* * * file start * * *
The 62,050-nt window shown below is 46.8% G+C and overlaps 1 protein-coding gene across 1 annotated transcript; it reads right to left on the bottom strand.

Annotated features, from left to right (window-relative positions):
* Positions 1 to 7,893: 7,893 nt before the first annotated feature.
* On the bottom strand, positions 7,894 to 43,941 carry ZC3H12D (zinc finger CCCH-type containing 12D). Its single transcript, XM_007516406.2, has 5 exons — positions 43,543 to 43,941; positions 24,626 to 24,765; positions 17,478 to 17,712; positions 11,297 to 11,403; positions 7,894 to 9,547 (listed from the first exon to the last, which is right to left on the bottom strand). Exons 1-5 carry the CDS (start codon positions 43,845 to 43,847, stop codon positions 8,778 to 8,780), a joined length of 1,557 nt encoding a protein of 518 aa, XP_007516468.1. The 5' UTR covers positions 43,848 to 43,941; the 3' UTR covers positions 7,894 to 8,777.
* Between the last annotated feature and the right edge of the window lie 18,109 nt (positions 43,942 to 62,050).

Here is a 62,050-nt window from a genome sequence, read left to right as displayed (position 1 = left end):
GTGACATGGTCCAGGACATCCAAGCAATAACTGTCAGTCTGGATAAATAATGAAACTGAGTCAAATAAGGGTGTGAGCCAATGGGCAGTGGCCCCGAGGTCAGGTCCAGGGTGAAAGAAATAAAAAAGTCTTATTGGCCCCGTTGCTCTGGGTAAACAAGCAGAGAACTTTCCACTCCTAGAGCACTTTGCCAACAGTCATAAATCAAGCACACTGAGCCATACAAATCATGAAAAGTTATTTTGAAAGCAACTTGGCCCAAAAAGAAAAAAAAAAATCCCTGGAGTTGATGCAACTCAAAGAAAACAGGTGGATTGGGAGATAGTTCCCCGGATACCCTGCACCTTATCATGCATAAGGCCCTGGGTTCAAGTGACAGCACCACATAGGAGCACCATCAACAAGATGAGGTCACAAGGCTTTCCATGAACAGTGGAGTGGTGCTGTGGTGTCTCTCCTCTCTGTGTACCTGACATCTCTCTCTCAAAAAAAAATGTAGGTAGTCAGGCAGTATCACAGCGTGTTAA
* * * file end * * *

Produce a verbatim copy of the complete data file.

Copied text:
The 62,050-nt window shown below is 46.8% G+C and overlaps 1 protein-coding gene across 1 annotated transcript; it reads right to left on the bottom strand.

Annotated features, from left to right (window-relative positions):
* Positions 1 to 7,893: 7,893 nt before the first annotated feature.
* On the bottom strand, positions 7,894 to 43,941 carry ZC3H12D (zinc finger CCCH-type containing 12D). Its single transcript, XM_007516406.2, has 5 exons — positions 43,543 to 43,941; positions 24,626 to 24,765; positions 17,478 to 17,712; positions 11,297 to 11,403; positions 7,894 to 9,547 (listed from the first exon to the last, which is right to left on the bottom strand). Exons 1-5 carry the CDS (start codon positions 43,845 to 43,847, stop codon positions 8,778 to 8,780), a joined length of 1,557 nt encoding a protein of 518 aa, XP_007516468.1. The 5' UTR covers positions 43,848 to 43,941; the 3' UTR covers positions 7,894 to 8,777.
* Between the last annotated feature and the right edge of the window lie 18,109 nt (positions 43,942 to 62,050).

Here is a 62,050-nt window from a genome sequence, read left to right as displayed (position 1 = left end):
GTGACATGGTCCAGGACATCCAAGCAATAACTGTCAGTCTGGATAAATAATGAAACTGAGTCAAATAAGGGTGTGAGCCAATGGGCAGTGGCCCCGAGGTCAGGTCCAGGGTGAAAGAAATAAAAAAGTCTTATTGGCCCCGTTGCTCTGGGTAAACAAGCAGAGAACTTTCCACTCCTAGAGCACTTTGCCAACAGTCATAAATCAAGCACACTGAGCCATACAAATCATGAAAAGTTATTTTGAAAGCAACTTGGCCCAAAAAGAAAAAAAAAAATCCCTGGAGTTGATGCAACTCAAAGAAAACAGGTGGATTGGGAGATAGTTCCCCGGATACCCTGCACCTTATCATGCATAAGGCCCTGGGTTCAAGTGACAGCACCACATAGGAGCACCATCAACAAGATGAGGTCACAAGGCTTTCCATGAACAGTGGAGTGGTGCTGTGGTGTCTCTCCTCTCTGTGTACCTGACATCTCTCTCTCAAAAAAAAATGTAGGTAGTCAGGCAGTATCACAGCGTGTTAA